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Quilted glass jam jars are the perfect vessel for my easy-to-make yet lavish, airy Chocolate Mousse. The bitterness from deep, dark chocolate is enhanced by a touch of nutty Kahlua liqueur creating a smooth and romantic final course to a special meal. Top these little jarred treats with fresh strawberries, raspberries, or perfumy cherries (if in season). Or, if you are up for a life changing experience, spoon a few ambrosial Italian Amarena Cherries along with a swirl of the syrup they swim in for a truly decadent touch. Go ahead, you deserve it!
Although this mousse tastes truly indulgent, its nothing to lose sleep over. It won’t blow your diet (a dirty word) or ruin your healthy eating for the day. The typical mousse taught by Le Cordon Bleu has almost 600 calories and 48g sugar per comparable serving. That’s in large part due to the amount of heavy whipping cream, corn syrup, and sugar (from Italian meringue) used to give it a fluffy texture. Although I’m a sucker for the richness of heavy cream, I’m keenly aware that it boasts a whopping 800+ calories per cup. I’m always happy when I can find a way to omit it without sacrificing texture or flavor.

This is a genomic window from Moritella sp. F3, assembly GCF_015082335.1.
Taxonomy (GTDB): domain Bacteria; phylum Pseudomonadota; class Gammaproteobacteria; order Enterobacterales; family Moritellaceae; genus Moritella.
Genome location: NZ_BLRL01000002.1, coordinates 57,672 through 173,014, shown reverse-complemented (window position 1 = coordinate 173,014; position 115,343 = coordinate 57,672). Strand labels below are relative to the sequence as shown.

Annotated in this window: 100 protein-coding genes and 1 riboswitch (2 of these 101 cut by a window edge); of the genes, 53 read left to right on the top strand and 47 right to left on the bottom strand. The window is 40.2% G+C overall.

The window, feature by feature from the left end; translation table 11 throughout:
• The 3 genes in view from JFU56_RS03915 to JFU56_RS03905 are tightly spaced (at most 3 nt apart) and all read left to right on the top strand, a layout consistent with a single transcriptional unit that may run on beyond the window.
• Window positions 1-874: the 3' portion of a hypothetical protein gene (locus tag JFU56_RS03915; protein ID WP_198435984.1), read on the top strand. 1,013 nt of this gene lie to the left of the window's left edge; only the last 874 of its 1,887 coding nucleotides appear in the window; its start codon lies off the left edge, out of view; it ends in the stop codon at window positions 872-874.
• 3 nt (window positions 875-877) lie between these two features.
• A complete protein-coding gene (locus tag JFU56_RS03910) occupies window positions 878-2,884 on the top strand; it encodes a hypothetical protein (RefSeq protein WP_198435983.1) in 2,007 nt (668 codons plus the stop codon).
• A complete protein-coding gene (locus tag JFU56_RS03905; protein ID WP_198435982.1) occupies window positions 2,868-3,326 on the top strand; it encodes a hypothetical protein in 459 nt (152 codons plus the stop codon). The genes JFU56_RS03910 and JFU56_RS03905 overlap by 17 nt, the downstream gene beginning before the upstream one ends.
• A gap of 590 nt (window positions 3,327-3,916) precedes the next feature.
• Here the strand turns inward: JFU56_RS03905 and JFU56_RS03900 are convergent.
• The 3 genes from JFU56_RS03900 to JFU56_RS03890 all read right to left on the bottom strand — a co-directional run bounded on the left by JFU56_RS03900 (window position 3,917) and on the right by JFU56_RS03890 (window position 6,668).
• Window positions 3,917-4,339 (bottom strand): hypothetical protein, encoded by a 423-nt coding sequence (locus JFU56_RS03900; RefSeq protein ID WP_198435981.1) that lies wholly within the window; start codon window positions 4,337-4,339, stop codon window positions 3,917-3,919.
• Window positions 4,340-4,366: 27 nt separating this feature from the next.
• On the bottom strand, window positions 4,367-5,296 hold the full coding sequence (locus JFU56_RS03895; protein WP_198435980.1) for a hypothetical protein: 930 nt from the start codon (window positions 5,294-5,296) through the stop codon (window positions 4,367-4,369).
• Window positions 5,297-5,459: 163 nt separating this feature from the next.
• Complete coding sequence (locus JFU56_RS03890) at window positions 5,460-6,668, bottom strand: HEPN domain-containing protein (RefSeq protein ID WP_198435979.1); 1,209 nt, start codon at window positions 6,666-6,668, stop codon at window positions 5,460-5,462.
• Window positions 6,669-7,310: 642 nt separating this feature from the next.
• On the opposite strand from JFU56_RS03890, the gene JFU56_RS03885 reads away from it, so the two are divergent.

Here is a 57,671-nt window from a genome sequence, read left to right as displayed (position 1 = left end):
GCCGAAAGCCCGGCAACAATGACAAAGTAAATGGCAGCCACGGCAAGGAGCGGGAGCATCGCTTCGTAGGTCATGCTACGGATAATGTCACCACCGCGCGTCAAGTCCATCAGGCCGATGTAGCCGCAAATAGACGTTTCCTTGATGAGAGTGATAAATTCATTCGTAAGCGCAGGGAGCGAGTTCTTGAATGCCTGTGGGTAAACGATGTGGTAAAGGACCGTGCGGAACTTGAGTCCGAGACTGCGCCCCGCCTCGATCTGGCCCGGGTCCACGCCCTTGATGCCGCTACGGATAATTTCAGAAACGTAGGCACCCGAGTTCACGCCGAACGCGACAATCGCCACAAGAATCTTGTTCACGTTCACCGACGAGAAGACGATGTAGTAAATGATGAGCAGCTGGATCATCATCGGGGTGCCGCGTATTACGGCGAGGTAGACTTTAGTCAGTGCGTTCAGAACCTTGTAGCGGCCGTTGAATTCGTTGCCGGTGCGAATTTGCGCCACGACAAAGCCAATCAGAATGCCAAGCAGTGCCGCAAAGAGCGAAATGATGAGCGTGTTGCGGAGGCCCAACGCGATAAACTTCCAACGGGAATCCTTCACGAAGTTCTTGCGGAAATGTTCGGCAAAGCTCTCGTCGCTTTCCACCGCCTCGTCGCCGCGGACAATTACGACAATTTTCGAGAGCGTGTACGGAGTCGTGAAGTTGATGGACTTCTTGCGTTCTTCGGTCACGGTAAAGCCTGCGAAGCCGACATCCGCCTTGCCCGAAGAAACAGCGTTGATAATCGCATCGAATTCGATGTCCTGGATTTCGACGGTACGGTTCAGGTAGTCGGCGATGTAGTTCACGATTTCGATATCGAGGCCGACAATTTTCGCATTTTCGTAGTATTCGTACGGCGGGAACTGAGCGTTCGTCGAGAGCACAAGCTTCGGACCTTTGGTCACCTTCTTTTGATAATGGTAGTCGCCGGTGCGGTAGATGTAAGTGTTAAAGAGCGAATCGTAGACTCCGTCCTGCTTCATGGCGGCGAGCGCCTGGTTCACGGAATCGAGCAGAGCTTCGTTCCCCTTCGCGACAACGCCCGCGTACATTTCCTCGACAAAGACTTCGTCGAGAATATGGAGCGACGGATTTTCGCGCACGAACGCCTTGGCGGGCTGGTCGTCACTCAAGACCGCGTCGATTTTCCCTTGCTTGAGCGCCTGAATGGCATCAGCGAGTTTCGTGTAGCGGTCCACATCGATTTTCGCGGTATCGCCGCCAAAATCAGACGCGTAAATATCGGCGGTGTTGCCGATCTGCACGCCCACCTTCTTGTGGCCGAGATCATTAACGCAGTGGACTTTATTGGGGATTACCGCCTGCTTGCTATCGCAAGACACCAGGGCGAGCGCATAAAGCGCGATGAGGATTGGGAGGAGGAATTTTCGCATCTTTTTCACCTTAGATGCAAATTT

“I’m not a chef, I can’t make mousse.”
Of course you can! Many feel that mousse can be a frightening dessert to undertake if you don’t have formal training in the culinary arts. That couldn’t be further from the truth. If you can melt chocolate and whisk egg whites, you can make this mousse. I’ll walk you through the simple steps, show you how to fold in egg whites, and give you a few *Chef’s Tips* to “rescue” the mousse if you experience some common mishaps. Don’t be afraid.
Its all fixable, don’t worry.
Despite its simplicity, once this treat is dished up it’ll look as though you’ve been studying at Le Cordon Bleu. Its an impressive final course and exceptionally versatile. You can compliment it with different fruits, change up the liqueur, or just keep it simple and enjoy it as is.
Isn’t Cinnamon just Cinnamon?
When I went to Guatemala with my mom to finally see her home country, I quickly became obsessed with the nightly cup of hot chocolate my elderly aunt’s Mayan helper made for me. Twisting a molinillo between her two palms as if trying to start a fire, she’d whip small rounds of local chocolate into warm water, coaxing the scent from the pinch of cinnamon to waft up as I hovered behind. I’d use my internal voice to beg her to hurry. Her generous pinch of this infamous (and often overused) spice had my taste buds captivated. So, to give this mousse a more Latin flavor, cinnamon is the way to go.
In order to help this piquant spice stand up to bitter dark chocolate, it’s important to use a potent cinnamon. Saigon Cinnamon is what most people have in their pantry. And let’s be honest, its often been there for WAY too long, having lost most of the flavor and impact.